Register now to get rid of these ads!

FLOAT LEVEL- is there a general rule?

Discussion in 'The Hokey Ass Message Board' started by praisethelowered, Nov 13, 2005.

  1. praisethelowered
    Joined: Aug 14, 2003
    Posts: 1,103

    praisethelowered
    Member

    It's Saturday night . . . and because I know how to party. . . I am rebuilding a holley 1904 single barrel carb.

    Anyway, all went well until I got to the float adjustment. . . I am working with a 1953 rebuild manual and it refers to an obsolete Snap-on part number for a special tool to set the float level. . . I doubt i'll come up with one of those before I need to drive to work on monday. . .


    sooooooooo. . .is there a universal rule for setting the float level? a rule of thumb? anything that will get me close?
     
  2. 97
    Joined: May 18, 2005
    Posts: 1,959

    97
    Member

    Depends on the exact application ( vehicle) , but the rule of thumb way, which will get you by is to adjust the float level so that the top of the float is parallel with the top of the float chamber/bowl when the needle just closes on the seat.
    To check this hold it up so the float is hanging and tilt the carb/bowl gently so that it just closes the needle and seat.
     
  3. If you have the float setting measurement you can do as 97 says and once the carb top is upside down measure from gasket surface to - if it was right side up - the upper body of the float.
    The little 6" machinist's rulers are great for this.

    Keep in mind that if the float is a dull black plastic (nitrocellulouse) it could have absorbed fuel and be riding lower in the fuel than it would normally.
    Which leads to flooding even if the float is set correctly.

    It the float is brass, just shake it so you can hear fuel rattling around inside.
    If so - and you probably don't have a float leak - you can get the fuel out and solder the float up so it's air tight.
    If you don't have the float measurement, let me know the car model and year the carb came from and I may have it.
     
  4. FiddyFour
    Joined: Dec 31, 2004
    Posts: 9,008

    FiddyFour
    Member

    if your floats bad as C9 suggests, let me know i have spares for the 1904's sittin on the shelf:cool:

    also, is the manual you are using the same as the old car manual project website? if i remember right, the one they have was marked as a holley from IHC trucks, not that it makes any difference what vehicle it comes off but just for refrence. lemme know if yours is different and i'll check mine to see if there is an "alternative" way to set that thing.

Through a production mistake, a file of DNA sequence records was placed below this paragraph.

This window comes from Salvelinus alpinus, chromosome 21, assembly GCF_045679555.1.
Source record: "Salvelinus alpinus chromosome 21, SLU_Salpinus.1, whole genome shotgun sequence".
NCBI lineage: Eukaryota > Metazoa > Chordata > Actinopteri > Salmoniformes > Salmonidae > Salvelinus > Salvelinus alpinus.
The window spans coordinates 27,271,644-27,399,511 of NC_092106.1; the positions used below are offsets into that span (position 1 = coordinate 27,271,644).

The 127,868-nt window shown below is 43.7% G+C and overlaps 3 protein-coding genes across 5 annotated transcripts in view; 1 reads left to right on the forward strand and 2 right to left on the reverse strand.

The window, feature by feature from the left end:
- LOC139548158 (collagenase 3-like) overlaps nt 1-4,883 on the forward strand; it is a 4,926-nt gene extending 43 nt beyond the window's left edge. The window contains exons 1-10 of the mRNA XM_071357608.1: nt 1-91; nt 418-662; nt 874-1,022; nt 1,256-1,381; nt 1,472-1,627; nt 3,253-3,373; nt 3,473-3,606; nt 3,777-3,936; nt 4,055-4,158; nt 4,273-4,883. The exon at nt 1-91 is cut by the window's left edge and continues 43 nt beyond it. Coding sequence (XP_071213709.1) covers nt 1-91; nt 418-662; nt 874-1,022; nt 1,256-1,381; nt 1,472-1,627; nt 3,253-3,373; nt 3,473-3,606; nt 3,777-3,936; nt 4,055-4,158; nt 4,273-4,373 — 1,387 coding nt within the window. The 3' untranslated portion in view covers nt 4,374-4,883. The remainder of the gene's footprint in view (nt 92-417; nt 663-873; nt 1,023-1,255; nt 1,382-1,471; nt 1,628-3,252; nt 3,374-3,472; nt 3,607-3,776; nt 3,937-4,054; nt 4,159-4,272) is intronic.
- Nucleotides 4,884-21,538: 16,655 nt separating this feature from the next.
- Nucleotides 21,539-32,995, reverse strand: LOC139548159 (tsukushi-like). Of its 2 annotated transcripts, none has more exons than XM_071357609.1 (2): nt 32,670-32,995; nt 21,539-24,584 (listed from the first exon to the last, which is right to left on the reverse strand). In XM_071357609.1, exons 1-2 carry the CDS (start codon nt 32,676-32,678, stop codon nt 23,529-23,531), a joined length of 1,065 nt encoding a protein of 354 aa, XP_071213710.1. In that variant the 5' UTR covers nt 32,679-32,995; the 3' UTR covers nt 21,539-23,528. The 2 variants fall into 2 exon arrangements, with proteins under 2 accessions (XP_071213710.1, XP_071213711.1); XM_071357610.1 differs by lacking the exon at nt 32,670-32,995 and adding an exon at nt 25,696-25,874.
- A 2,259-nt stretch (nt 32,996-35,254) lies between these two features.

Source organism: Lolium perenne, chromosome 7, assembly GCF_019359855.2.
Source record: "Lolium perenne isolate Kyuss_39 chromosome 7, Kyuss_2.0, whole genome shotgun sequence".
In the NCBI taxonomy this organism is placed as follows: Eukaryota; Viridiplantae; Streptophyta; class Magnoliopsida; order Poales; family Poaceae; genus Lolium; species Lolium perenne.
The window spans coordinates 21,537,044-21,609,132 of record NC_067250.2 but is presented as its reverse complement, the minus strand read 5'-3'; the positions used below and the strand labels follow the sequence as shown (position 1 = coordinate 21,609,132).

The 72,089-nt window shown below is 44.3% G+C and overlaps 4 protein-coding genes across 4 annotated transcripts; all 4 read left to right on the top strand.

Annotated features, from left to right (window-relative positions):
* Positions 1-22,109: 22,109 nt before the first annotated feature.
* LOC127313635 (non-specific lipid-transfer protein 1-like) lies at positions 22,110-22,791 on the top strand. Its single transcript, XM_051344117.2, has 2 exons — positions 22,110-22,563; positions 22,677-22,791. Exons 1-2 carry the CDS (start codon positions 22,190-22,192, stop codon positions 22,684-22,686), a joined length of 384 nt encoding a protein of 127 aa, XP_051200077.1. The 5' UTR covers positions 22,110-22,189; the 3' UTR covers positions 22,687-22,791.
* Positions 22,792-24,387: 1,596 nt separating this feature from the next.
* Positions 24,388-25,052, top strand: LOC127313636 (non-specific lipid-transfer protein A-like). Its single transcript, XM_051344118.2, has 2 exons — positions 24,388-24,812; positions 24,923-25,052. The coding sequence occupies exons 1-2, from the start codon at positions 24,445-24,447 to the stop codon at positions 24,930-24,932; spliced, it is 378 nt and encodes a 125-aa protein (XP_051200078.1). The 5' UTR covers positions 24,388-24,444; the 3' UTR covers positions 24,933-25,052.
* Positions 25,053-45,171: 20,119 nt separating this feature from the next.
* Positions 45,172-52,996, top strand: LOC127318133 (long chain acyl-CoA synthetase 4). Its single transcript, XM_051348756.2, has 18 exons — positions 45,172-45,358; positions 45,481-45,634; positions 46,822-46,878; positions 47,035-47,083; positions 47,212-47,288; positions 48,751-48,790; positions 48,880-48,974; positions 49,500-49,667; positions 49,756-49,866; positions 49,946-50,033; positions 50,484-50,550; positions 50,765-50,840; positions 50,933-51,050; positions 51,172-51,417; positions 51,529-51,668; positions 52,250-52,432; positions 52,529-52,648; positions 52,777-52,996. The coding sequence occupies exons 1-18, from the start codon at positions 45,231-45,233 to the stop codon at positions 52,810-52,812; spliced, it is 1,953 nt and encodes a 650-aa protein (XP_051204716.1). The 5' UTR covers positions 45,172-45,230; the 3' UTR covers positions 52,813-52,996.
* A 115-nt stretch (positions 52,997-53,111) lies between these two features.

PS... shoot 215slowpoke a PM... he has been diddling with his 1904's for a while now on his 3x1 setup.
     

  5. praisethelowered
    Joined: Aug 14, 2003
    Posts: 1,103

    praisethelowered
    Member

    thanks for the replies- the float isn't leaking

    upside down the float sits pretty much parallel with the top of the bowl with it's weight alone resting on the valve. . . so 97's general rule might to apply.

    I am using the IHC manual . . . which is really good for the most part but on the float adjustment just says "use the Snap-on tool checking the setting on both the "touch" and "no touch" legs of the gauge.

    If I had a measurement to go by I'd be all set. . . The motor it is from is a Ford 223 I6.

    If not I'll just set it level and see what happens . . .
     
  6. FiddyFour
    Joined: Dec 31, 2004
    Posts: 9,008

    FiddyFour
    Member

    PTL.. thats the same one i have (manual)

    i also have the 54 ford manual which has some information on the 1904 carb float setting... if your interested i can email that as a pdf or something
     
  7. praisethelowered
    Joined: Aug 14, 2003
    Posts: 1,103

    praisethelowered
    Member

    thanks . . i'd like that- pm'ing you
     
  8. 97
    Joined: May 18, 2005
    Posts: 1,959

    97
    Member


    You need to set it with the float hanging verticallly,with the pin ( hinge) end uppermost , not upside down. It is far easier to judge the closing point that way.
    Also check that the pivot pin monts and/or float arm holes are not worn oval. This allows the float to jam or hang on an angle and not close the needle and seat properly or consistently.
    The guage is just a strip of cardboard cut to an exact width, an allen key the correct size does just as well.
    The only wasy to tell for sure if the float is fuel soaked or in the case of a brass one if it has fuel inside is to weight it, if it has been resoldered it can be way too heavy .
     
  9. Paul
    Joined: Aug 29, 2002
    Posts: 15,584

    Paul
    Editor

    general rule?

    for me, if the carb was functioning before it probably only needs cleaning and fresh gaskets

    if I don't have a specific dimension to check I generaly reassemble without bending or tweeking anything.

    what year and make motor?

    '53 IH?

    I don't have a truck manual but that carb was used on other motors of course

    for instance, if you are putting it on a '53 Ford,
    my Motors Manual says 11/16
    and says measurement can be taken through the economiser hole in the carburetor body

    I would put it together as it was, run the motor and watch the level through the glass cover... or does yours have the zinc cover?
     
  10. 97
    Joined: May 18, 2005
    Posts: 1,959

    97
    Member

     
  11. 97
    Joined: May 18, 2005
    Posts: 1,959

    97
    Member

     

Share This Page

Register now to get rid of these ads!

Archive

Copyright © 1995-2021 The Jalopy Journal: Steal our stuff, we'll kick your teeth in. Terms of Service. Privacy Policy.

Atomic Industry
Forum software by XenForo™ ©2010-2014 XenForo Ltd.